Annual week-long event took alumni and seniors to Bardstown, Ky., and Land Between the Lakes
They may not look like traditional students, but the senior adults who come to Summer Hostel each year have a huge heart for learning. Lipscomb’s 28th annual Summer Hostel, a weeklong program held June 22-28, was designed to take advantage of that with exciting field trips and informative speakers.
During a week full of classes, field trips and travel along the theme, “Famous Pioneers: In Search of America’s Heroes,” participants got the chance to tour the Arnold Engineering Development Center, to attend a performance by the Fiddle Orchestra, tour United Record Pressing and to see "The Homeplace" and a bison and elk sanctuary at Land Between the Lakes State Park.
“The purpose of the week is to offer an opportunity for senior adults – some of whom are alumni – to come to campus, stay in the dorm if they wish, sit in classes taught by professors or experts in the topics offered, to socialize with other people of similar age and to take part in a travel learning experience,” said Amy Hamar, director of Lifelong Learning and senior alumni programs at Lipscomb.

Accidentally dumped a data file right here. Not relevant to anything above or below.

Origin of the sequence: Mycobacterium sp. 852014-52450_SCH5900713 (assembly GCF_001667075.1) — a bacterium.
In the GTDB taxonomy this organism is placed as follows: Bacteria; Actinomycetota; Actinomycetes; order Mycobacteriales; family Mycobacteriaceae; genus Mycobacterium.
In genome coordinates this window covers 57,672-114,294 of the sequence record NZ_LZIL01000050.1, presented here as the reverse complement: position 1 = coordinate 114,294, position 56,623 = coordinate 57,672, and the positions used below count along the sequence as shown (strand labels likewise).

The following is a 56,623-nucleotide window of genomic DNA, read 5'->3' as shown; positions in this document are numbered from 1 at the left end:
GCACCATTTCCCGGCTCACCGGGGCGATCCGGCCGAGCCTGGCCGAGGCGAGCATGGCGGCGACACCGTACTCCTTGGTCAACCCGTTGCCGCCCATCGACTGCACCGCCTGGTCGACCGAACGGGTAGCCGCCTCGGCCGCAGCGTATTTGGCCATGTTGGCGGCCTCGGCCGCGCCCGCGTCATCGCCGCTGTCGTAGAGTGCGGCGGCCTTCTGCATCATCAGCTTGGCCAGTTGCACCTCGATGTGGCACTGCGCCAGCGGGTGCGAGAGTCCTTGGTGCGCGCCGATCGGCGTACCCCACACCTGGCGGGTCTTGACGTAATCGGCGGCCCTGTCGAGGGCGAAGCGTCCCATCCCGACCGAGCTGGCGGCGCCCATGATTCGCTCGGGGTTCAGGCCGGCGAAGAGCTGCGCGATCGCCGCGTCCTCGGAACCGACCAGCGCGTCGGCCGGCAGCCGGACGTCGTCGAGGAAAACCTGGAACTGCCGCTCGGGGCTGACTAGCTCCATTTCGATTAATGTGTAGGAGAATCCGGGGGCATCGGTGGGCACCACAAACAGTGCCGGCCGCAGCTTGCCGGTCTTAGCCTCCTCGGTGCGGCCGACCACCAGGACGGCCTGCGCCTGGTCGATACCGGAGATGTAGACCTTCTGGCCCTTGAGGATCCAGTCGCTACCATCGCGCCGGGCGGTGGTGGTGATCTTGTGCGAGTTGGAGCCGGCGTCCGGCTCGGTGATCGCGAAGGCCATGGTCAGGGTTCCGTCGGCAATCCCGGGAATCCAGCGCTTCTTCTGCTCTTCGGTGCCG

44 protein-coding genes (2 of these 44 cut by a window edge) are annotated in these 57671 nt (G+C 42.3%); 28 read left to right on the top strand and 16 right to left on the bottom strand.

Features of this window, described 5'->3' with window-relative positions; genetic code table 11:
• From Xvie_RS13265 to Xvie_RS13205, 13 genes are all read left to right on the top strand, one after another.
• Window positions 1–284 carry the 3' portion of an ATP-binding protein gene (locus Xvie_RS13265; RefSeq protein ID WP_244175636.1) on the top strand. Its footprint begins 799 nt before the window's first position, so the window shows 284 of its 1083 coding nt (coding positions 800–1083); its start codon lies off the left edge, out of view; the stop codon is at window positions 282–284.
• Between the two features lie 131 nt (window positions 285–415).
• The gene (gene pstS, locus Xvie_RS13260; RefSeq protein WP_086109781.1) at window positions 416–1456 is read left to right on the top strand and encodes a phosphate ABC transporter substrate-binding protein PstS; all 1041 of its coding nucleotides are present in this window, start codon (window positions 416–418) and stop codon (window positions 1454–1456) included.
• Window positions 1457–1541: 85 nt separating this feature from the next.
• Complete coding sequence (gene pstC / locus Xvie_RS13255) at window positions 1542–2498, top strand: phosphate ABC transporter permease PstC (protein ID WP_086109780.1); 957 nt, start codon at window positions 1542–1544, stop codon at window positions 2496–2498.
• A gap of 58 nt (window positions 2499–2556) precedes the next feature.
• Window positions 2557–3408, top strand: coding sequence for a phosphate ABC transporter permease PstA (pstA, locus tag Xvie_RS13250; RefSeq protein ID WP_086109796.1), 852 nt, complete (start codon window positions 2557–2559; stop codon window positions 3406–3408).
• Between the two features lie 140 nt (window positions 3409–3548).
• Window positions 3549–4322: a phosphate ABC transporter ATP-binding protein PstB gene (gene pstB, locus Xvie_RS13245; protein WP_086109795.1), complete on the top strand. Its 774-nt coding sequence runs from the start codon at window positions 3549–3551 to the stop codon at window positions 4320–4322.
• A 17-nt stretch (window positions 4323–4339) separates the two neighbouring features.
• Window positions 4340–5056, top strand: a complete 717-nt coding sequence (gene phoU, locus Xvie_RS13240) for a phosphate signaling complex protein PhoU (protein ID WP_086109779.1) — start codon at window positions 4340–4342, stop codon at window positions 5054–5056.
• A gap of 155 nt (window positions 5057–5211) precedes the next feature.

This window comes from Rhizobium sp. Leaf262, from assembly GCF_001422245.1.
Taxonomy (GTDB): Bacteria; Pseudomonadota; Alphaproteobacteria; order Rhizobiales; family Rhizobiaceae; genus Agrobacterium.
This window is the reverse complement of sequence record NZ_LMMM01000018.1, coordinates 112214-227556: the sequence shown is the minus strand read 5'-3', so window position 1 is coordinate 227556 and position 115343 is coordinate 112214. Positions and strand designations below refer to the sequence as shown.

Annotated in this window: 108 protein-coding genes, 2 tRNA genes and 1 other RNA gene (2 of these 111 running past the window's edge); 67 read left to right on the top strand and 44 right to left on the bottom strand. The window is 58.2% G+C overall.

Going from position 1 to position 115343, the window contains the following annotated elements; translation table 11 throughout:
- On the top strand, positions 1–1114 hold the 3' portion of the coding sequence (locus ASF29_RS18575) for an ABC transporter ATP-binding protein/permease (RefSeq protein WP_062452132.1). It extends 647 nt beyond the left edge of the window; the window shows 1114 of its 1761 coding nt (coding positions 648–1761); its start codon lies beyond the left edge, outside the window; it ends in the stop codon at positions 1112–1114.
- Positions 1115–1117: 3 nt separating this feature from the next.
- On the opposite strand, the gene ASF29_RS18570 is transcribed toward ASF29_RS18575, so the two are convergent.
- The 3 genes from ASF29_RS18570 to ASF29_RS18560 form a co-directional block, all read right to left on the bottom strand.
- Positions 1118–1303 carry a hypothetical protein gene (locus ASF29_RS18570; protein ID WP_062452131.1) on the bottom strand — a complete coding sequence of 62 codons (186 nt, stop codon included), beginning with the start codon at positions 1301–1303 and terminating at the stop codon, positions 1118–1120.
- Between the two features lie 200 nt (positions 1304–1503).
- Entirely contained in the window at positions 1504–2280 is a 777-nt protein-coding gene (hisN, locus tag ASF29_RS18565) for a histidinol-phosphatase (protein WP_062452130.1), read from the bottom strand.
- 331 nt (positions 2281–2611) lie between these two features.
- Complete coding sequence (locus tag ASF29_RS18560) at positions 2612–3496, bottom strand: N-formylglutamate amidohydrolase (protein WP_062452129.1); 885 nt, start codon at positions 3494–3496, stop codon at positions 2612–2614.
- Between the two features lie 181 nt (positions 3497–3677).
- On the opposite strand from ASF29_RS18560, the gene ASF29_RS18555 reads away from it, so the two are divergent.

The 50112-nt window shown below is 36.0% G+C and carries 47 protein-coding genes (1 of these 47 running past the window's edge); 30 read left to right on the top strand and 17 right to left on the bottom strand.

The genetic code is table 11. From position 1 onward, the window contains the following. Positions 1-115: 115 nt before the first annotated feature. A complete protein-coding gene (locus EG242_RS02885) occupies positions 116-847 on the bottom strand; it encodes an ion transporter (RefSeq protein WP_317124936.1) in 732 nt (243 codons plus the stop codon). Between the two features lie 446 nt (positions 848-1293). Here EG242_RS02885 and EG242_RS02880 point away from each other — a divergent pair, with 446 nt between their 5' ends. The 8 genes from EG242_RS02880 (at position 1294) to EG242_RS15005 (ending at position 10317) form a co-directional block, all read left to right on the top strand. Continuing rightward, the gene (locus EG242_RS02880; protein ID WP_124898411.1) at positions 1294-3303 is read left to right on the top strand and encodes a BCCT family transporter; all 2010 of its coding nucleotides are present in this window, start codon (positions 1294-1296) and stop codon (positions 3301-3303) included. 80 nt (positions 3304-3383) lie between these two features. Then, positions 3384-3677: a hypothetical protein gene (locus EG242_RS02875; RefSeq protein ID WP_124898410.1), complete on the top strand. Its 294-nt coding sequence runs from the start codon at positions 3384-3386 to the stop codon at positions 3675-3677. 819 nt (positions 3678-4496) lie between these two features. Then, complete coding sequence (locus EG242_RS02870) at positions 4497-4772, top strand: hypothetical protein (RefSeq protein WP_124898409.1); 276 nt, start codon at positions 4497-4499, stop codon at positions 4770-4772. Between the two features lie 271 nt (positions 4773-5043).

Summer Hostel travel included a trip to Bardstown, Ky., to see “The Stephen Foster Story” in My Old Kentucky Home State Park. While there, students also took a ride on My Old Kentucky Dinner Train, dined at the Historic Talbott Tavern, toured the Abbey of Gethsemani founded in 1848, and visited Museum Row for Civil War, Native American and natural histories of the area.
Classes were taught by Lipscomb professors in addition to author Mark Baker. Students learned about the colonial frontier culture and listened to tales of survival and hunting from Baker.
Lipscomb engineering faculty Greg Nordstrom and Fort Gwinn spoke about early developments that led to modern technology, and even led students in a small hands-on robotics project. A little early music education was provided by Donna King, assistant professor of music at Lipscomb.
“We hope participants take away knowledge of the subject they did not have before, but also we hope they enjoy the social aspect of Summer Hostel—that they reconnect with old friends and make new ones,” Hamar said.